Administrative expenses are the first priority unsecured claims that must be paid in full when the plan takes effect, unless creditors with those claims waive the right to immediate payment. Administrative expenses include the post-petition wages of the debtor’s employees, court costs, and the fees for the attorneys, accountants and other professionals who worked on the case.
After the claims bar date has passed, the claims adjudication process will begin. The trustee and debtor in a chapter 7 case, and the debtor-in-possession in a Chapter 11 case, will review the filed claims to determine if an objection to the allowance of the claim should be filed. In cases in which a separate fund has been created to pay unsecured consumer claims, the court may appoint a party other than the debtor to review the claims and litigate objections. For example, in the Chapter 11 case of the large mortgage lender and servicer Ditech, a consumer representative was appointed to serve this role as the Consumer Claims Trustee on behalf of the Ditech Holding Corporation Consumer Creditor Recovery Trust.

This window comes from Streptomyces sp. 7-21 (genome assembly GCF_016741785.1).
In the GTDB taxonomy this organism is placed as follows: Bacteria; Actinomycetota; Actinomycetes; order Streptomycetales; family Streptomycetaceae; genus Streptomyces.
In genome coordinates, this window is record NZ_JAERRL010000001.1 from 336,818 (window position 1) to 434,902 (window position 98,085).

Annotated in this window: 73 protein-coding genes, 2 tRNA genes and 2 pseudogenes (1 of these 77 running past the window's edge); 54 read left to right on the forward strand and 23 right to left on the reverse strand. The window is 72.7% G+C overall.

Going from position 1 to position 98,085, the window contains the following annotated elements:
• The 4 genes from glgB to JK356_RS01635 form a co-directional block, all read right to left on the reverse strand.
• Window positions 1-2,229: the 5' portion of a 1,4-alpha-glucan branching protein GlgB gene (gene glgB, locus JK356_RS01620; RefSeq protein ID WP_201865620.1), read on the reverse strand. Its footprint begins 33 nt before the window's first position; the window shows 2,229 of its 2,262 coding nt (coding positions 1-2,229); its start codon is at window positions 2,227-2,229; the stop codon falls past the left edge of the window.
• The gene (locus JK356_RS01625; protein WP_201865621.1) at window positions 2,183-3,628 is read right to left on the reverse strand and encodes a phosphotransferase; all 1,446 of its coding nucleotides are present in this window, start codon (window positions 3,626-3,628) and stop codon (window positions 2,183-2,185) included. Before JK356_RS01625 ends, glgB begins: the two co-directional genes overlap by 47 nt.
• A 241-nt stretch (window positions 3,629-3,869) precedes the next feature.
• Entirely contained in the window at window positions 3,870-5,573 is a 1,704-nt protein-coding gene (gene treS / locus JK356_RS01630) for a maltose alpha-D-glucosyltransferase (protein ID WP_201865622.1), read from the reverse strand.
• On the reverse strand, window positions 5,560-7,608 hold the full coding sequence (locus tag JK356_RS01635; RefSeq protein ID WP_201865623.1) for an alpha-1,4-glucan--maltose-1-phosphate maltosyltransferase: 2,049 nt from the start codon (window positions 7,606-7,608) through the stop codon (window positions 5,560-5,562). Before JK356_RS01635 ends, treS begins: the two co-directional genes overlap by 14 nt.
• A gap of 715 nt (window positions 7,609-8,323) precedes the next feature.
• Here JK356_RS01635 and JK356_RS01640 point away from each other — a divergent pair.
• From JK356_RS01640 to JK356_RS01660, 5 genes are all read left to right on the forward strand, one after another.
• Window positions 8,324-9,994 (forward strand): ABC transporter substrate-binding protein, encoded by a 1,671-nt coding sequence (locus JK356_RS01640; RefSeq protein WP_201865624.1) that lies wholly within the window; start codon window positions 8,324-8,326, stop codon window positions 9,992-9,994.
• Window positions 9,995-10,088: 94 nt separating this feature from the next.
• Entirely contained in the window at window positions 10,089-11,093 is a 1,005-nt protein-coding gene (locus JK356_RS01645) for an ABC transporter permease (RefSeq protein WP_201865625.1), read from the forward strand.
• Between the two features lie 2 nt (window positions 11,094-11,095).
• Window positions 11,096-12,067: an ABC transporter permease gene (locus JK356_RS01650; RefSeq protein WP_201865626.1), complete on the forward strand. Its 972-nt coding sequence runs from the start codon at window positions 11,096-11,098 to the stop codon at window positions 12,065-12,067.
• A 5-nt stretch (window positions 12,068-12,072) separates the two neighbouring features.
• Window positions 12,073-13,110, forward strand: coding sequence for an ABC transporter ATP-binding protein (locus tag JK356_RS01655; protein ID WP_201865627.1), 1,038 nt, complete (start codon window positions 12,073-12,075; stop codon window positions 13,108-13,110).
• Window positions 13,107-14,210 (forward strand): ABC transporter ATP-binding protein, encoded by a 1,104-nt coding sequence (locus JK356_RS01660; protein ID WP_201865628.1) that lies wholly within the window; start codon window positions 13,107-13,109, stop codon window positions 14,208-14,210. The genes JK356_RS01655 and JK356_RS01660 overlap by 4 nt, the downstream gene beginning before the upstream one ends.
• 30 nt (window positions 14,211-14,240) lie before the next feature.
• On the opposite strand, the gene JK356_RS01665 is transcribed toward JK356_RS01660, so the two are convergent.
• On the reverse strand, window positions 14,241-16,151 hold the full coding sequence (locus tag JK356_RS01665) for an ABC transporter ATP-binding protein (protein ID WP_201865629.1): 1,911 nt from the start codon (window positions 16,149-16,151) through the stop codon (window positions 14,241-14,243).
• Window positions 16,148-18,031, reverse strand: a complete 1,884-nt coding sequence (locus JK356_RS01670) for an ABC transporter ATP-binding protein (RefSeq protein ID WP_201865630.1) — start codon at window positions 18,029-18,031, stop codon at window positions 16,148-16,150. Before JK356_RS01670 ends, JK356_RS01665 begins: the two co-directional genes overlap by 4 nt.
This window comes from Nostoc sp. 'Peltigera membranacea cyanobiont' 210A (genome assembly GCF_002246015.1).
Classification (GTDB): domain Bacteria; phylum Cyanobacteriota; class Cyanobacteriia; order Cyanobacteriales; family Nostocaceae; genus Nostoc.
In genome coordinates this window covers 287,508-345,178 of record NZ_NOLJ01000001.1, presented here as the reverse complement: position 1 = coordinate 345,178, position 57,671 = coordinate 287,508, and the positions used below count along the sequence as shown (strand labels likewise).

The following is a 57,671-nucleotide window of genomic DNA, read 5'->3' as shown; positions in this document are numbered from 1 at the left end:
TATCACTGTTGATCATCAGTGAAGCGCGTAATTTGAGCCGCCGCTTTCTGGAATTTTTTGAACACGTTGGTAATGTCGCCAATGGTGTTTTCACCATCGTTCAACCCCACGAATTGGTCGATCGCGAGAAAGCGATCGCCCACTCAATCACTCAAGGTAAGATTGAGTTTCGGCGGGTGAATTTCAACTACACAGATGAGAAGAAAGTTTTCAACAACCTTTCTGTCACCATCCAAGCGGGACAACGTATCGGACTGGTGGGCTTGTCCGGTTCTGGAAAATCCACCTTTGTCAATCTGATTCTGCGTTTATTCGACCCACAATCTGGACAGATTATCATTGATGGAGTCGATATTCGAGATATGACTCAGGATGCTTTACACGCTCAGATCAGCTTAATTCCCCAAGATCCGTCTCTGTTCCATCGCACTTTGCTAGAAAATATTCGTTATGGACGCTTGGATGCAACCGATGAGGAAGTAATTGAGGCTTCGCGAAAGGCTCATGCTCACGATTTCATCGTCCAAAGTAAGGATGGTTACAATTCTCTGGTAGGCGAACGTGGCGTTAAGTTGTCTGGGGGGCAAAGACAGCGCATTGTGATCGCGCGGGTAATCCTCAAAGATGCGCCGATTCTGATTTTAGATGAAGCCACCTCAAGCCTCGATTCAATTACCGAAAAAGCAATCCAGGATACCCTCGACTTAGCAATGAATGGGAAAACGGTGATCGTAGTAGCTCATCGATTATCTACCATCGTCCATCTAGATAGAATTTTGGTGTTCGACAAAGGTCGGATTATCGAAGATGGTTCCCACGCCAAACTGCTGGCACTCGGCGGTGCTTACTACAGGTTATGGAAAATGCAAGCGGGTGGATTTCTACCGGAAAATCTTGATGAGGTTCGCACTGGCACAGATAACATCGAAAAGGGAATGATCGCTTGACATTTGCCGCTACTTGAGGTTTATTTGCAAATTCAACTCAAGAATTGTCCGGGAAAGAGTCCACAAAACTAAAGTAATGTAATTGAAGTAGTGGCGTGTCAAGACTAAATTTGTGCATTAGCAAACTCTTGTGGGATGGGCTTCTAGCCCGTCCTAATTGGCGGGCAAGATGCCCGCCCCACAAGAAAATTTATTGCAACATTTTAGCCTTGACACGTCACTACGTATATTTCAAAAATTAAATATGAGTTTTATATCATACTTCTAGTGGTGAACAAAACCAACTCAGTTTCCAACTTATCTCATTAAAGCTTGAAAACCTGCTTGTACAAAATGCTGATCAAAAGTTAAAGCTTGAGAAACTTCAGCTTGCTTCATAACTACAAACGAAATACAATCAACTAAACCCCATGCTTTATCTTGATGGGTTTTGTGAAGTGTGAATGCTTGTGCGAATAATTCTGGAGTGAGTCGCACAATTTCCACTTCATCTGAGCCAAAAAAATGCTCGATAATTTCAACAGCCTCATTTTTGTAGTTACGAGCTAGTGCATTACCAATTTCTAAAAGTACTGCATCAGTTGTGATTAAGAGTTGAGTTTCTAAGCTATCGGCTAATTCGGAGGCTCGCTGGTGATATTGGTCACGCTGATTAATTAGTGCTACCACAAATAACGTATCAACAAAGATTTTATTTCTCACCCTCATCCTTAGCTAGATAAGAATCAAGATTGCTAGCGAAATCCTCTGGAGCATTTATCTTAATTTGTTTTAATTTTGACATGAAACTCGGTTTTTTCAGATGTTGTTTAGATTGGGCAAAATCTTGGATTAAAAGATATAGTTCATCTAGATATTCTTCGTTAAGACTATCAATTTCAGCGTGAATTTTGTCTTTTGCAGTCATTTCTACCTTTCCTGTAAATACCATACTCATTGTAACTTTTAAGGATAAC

If an objection to a proof of claim is filed and seeks only the disallowance of the claim and no other relief, it will be treated as a “contested matter.” Typically, the debtor or trustee is seeking simply disallowance of the claim and no other relief. If other relief is sought, the matter will be treated as an adversary proceeding, subject to Bankruptcy Rules 7001-7087. Contested matters are governed by Bankruptcy Rule 9014, which provides that some but not all of the adversary proceeding rules apply. In either case, the parties will be afforded the opportunity to conduct discovery. The party objecting to the claim may seek to have the claim disallowed based on the standards set out in Fed. R. Civ. P. 12(b)(6), that the proof of claim fails to assert a claim upon which relief may be granted. If a dispositive motion is not granted or settlement not reached, the claim may be adjudicated through a trial on the merits in the bankruptcy court.